Gilroy, Koilpillai and Corrington discussed the emergence of Software Defined Perimeters (SDPs) called “Invisible Clouds” or “Black Clouds” as a new strategy for stopping and preventing cyberattacks on application infrastructure in enterprises and large Government organizations. Together they have developed new commercial and open source approaches to SDPs that combine on-device authentication, identity-based access and dynamically provisioned connectivity. While the security components in SDP are common place, the integration of the three components is groundbreaking. More importantly, the SDP security model has been tested and proven to stop all forms of network attacks including DDoS, Man-in-the-Middle, Server Query (OWASP10) as well as Advanced Persistent Threat (APT).
Corrington pointed to recent real world deployments of SDPs by large commercial organizations like Coca Cola, while Koilpillai broke news about Waverley Labs recently being selected to work with the DHS on the industry’s first open source SPD as part of a major DDoS initiative by DHS’ S&T Computer Science Division. DHS is supporting Waverley Labs new open source SDP as an innovative new component to protect against DDoS attacks.
“We are excited as we believe this marks the beginning of what we expect to be wide spread use of SDPs as the first layer in a new security paradigm,” Koilpillai said. “This first layer is to establish an undetectable application infrastructure. The primary objective of the SDP is to make the application infrastructure effectively ‘black’ or undetectable (hence the term ‘black cloud’) that shows no domain name system (DNS) information or IP addresses.”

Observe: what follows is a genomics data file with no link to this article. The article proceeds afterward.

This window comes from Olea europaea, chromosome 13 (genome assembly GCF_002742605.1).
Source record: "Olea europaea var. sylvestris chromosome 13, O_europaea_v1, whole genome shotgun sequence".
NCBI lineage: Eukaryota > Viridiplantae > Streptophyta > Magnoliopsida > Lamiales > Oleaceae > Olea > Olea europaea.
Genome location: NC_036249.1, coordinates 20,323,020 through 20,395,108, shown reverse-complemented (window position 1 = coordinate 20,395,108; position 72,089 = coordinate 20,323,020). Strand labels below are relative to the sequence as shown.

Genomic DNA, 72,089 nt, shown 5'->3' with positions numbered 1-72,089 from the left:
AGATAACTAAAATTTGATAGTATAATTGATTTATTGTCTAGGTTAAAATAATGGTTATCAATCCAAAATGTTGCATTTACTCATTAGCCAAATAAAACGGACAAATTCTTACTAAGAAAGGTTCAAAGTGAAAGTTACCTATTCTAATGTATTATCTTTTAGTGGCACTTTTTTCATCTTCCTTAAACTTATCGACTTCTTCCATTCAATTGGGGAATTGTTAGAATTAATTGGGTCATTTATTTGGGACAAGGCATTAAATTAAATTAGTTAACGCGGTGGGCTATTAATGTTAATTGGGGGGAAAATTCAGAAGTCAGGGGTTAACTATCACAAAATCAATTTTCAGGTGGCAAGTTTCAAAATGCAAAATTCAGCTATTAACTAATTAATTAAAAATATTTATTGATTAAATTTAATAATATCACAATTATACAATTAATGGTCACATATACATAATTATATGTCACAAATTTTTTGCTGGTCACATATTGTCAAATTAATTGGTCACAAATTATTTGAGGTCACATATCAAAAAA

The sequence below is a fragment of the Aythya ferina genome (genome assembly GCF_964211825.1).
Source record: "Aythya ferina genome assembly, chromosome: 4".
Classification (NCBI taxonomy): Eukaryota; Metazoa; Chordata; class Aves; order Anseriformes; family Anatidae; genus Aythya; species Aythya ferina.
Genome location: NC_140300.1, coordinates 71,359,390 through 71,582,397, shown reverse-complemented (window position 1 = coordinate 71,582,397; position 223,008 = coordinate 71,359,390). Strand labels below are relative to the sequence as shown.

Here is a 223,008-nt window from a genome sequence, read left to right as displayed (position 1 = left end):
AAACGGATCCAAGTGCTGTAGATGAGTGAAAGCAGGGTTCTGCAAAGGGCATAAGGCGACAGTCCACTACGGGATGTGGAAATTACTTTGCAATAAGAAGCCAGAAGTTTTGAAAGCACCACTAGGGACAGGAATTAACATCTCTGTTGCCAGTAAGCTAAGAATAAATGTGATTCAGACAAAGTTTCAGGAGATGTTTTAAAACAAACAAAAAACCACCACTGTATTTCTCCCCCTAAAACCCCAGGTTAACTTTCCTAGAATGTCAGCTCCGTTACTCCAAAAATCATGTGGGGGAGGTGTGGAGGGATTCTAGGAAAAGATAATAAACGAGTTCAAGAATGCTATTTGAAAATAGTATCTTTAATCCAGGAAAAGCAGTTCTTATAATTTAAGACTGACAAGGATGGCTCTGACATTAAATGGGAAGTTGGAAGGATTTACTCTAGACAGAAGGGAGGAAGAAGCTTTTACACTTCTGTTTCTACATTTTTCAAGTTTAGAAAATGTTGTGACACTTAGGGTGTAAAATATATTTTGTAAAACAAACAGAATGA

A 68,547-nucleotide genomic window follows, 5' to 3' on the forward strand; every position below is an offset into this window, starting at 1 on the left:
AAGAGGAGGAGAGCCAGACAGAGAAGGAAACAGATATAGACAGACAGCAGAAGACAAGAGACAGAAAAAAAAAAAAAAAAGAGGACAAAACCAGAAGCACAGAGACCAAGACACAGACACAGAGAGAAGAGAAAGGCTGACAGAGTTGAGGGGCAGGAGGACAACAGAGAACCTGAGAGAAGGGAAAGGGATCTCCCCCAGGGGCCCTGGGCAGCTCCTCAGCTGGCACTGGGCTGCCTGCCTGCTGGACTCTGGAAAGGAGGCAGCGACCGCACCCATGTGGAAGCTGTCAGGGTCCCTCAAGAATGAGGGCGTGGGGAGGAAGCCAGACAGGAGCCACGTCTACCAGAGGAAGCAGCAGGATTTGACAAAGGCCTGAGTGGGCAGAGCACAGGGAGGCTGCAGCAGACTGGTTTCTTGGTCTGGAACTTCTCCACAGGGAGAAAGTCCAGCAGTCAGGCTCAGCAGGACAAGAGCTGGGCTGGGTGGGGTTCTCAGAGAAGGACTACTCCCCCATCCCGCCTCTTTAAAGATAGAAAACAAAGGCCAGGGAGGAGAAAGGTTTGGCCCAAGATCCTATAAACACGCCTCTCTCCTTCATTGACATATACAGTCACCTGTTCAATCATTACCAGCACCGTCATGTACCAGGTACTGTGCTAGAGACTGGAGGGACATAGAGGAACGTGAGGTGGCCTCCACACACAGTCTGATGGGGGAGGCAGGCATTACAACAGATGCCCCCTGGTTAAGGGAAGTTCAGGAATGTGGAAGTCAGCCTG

Koilpillai provided some history on SDPs and how they are based upon protocols originally developed by the DoD and the NSA. She described the unique SDP specification and how it standardizes a “Need-to-Know” access model that has been deployed within the DoD for many years but rarely seen in the commercial world.
She described how it enforces device verification before authentication that was first published by NSA a decade ago but never commercialized, and how it promotes the use of Mutual TLS (Transport Layer Security), which is a great idea and standard that has yet to be widely adopted.
She emphasized that the result is the effective elimination of bandwidth denial of service, wireless and network attacks, and the top ten OWASP application attacks that have plagued companies for decades and continue to with increasing intensity.
Gilroy queried the two about the types of enterprises and Federal agencies that are the best candidates for deploying Black Clouds. Koilpillai and Corrington emphasized that any Federal agency that has data and applications that require the highest level of security in an unclassified or public environment should be considering SDPs. These types of environments and databases (health info, privacy info, financial info) are things that are not classified but are certainly proprietary and should secured in a much better way than they are currently.
Both also emphasized and described how an SDP could have stopped and prevented the high profile attacks like OPM, Anthem, and Target.
The show concluded with some predictions for where the Federal cloud is headed over the next five years, but to hear that you will need to listen to the Tech Talk podcast!
Thanks to John Gilroy and Fed News Radio for having us on the show. If you’re interested in learning more about the latest technology in the Federal marketplace, tune in to John’s show at 9 a.m. on Tuesdays or follow John on Twitter at @raygilray. For more information on Waverley Labs, visit http://www.waverleylabs.com.